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‘Canine Gestation Care’ is quite a tricky area and many pet parents are not aware of the dos and don’ts pertaining to the same. A lot of myths and lack of proper knowledge can make a pet parent go completely wrong. Here’s how to make this time easier for your expecting dog.

It’s an amazing experience to see your dog deliver a litter of cute tailwaggers…but a pregnant dog requires a lot of care and attention and there is just no scope for negligence. To make things easier for all you pet parents wanting to see a healthy litter springing into action, here’s how to take care of the expecting mother.

Identification markers of pregnancy…

Just because mating has taken place does not mean that your pet dog is pregnant. Mating may or may not be successful so it’s always wise to confirm with the help of an ultrasound around the 30th day post mating. The female dog till then may act completely normal but with the onset of the second month, she starts demanding more food and increase in appetite is a good sign of knowing that she has conceived successfully. Also as the gestation proceeds, you will see abdominal enlargement along with the mammary glands becoming fuller and slightly bigger.

Gestation period…

Considering the extreme variation from case to case, the Canine Gestation Period may last for anything between 57 to 69 days post mating, the average being 61 to 63 days. The last 20 days can be very demanding as pet parent needs to take special care of the diet and overall well being of the pregnant dog.

Nutritional needs…

You may continue with regular food for the first 30 days but special nutritional requirements have to be met in the following 30 days. A diet high in protein and calcium is ideal for foetal growth. It’s a better option to get packaged kibble meant for gestation rather than experimenting with homemade food formulation as you may not get the proportions right. If gestational diets are not available, you may pick up kibble meant for puppies as puppy food is high in protein and calcium too. The last 20 days are the most important as foetal growth is very fast during this stage and any nutritional deficiency can interfere with the normal growth and development of the pups. At any point of time, do not force feed as the dog may have reduced capacity towards the end due to intestinal compression. Feeding smaller and frequent meals is ideal for the latter part of the pregnancy period.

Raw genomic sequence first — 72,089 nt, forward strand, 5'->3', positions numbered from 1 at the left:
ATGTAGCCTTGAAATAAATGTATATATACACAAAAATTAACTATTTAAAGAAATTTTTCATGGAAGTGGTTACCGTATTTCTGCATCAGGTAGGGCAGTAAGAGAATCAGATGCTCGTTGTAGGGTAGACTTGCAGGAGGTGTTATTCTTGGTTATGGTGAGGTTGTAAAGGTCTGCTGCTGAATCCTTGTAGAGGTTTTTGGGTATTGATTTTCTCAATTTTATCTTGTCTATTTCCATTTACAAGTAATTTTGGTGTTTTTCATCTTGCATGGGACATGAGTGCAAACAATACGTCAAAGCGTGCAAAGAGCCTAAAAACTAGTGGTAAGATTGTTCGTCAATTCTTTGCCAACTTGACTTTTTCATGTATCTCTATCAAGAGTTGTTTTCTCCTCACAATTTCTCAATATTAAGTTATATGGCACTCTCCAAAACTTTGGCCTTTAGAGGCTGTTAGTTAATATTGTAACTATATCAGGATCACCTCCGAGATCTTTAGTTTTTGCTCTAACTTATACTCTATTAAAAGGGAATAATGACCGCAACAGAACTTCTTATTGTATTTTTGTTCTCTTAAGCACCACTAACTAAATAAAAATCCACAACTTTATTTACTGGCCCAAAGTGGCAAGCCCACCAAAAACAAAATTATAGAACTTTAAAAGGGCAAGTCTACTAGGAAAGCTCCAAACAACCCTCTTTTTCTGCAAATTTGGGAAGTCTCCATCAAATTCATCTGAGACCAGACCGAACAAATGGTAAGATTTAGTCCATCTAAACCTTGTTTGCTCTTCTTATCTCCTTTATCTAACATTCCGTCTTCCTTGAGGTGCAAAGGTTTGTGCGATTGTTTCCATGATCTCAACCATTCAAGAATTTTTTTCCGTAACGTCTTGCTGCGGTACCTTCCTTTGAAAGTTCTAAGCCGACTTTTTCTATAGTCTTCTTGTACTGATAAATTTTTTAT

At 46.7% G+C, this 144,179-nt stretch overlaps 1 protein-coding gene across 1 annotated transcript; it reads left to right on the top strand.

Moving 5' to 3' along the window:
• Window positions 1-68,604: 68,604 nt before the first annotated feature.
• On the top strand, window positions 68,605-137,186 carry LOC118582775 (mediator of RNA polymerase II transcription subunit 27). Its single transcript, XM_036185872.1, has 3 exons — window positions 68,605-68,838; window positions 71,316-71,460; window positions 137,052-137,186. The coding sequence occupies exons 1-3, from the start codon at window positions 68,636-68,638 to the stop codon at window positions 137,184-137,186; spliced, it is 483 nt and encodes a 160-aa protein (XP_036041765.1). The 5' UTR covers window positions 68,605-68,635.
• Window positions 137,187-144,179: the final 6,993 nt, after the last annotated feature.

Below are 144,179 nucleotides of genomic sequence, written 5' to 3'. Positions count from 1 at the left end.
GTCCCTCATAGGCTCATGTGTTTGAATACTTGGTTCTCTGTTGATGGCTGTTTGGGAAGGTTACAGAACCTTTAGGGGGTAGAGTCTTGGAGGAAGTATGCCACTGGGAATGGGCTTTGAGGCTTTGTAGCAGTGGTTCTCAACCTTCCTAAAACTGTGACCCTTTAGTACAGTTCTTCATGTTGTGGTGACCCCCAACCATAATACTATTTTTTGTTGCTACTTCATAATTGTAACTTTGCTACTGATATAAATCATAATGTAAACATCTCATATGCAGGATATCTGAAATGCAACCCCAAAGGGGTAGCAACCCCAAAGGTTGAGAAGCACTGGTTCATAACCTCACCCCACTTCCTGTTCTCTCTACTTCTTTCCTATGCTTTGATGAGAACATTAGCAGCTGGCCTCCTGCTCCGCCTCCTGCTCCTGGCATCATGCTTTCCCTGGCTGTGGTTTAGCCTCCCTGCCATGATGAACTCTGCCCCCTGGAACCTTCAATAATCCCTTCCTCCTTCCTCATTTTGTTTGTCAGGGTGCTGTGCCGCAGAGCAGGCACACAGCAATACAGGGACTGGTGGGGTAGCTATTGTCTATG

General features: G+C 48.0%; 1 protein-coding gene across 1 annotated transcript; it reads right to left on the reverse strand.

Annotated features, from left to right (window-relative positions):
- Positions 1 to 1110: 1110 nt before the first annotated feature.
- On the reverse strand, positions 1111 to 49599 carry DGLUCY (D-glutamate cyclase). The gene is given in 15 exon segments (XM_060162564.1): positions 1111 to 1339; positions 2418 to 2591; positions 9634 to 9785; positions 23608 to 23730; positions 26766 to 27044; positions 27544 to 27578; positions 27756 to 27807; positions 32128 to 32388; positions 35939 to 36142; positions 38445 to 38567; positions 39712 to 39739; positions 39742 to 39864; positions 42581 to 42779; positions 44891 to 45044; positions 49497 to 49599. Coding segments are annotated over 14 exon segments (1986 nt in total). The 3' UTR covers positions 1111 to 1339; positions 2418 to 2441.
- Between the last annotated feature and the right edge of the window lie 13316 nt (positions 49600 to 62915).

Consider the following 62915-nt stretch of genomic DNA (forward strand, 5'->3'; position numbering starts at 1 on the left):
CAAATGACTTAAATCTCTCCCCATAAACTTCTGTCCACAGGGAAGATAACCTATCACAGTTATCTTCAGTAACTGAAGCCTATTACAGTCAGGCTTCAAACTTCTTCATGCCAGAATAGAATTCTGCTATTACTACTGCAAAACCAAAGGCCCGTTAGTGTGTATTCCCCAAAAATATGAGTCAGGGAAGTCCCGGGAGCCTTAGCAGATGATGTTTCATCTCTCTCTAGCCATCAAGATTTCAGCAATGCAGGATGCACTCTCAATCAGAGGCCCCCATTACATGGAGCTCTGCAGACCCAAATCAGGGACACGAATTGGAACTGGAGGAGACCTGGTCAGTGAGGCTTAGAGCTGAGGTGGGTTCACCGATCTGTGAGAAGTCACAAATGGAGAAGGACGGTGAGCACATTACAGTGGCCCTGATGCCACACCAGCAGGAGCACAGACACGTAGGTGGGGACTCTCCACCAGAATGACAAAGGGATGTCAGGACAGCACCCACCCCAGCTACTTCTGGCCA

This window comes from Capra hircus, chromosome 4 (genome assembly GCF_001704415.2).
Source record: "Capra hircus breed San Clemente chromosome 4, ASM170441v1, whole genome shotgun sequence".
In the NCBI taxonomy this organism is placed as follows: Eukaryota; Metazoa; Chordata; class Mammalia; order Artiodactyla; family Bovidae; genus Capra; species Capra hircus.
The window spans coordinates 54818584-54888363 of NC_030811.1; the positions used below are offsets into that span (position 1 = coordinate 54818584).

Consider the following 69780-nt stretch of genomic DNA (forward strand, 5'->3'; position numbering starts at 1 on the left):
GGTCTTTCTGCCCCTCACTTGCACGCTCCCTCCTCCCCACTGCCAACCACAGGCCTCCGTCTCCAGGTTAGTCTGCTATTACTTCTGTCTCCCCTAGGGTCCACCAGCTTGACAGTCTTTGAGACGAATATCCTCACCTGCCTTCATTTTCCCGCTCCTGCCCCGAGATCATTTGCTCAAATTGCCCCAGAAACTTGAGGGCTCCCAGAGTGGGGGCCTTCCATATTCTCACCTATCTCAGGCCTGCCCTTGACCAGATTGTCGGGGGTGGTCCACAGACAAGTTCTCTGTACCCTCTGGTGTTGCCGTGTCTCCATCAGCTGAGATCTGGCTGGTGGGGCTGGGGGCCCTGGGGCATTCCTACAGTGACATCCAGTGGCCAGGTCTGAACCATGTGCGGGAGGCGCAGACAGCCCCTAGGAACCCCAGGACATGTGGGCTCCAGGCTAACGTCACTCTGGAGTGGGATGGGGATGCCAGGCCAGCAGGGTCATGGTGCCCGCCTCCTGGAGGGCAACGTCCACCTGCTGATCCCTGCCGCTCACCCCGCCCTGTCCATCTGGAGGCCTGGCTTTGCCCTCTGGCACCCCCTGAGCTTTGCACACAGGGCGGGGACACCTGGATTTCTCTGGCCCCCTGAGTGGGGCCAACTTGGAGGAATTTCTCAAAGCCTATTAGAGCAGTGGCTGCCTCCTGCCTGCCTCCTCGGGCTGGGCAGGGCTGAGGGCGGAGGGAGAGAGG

Curbing physical activity…

The pet must carry on with her regular walks, however, during the last 15 to 20 days of gestation, you must make sure that she doesn’t overexert herself. Playing with Frisbees or jumping on couches can lead to complications.

Knowing when it’s due…

Around the 45th day you need to get another ultrasound done to check the progress of the pups. The
Dr Sarita Gulavane
ultrasound helps in making sure that the bone formation of the pups is complete and there are no skeletal abnormalities. However, the ultrasound done on the 30th day gives a better idea of the litter size as the accuracy of gauging the number of pups is higher during early-to-mid gestation and lower towards the latter end of the pregnancy period. Checking the heart beats is another way of ensuring that the pups are in good health. Post 57th day, you must check her temperature regularly as the rectal temperature falls below 99oF when she is ready to deliver. The milk glands get filled about a week prior to whelping and the female dog usually starts digging into the floor or bed to seek a safe environment for the pups to arrive. A yellow vaginal discharge is often seen around this period which is absolutely normal. Any discharge that is green, red or brown in colour should be reported to your vet. You can also ask your vet to teach you to monitor the movements of the puppies so if you suspect anything abnormal you can immediately seek medical help.

Watching your pet whelp…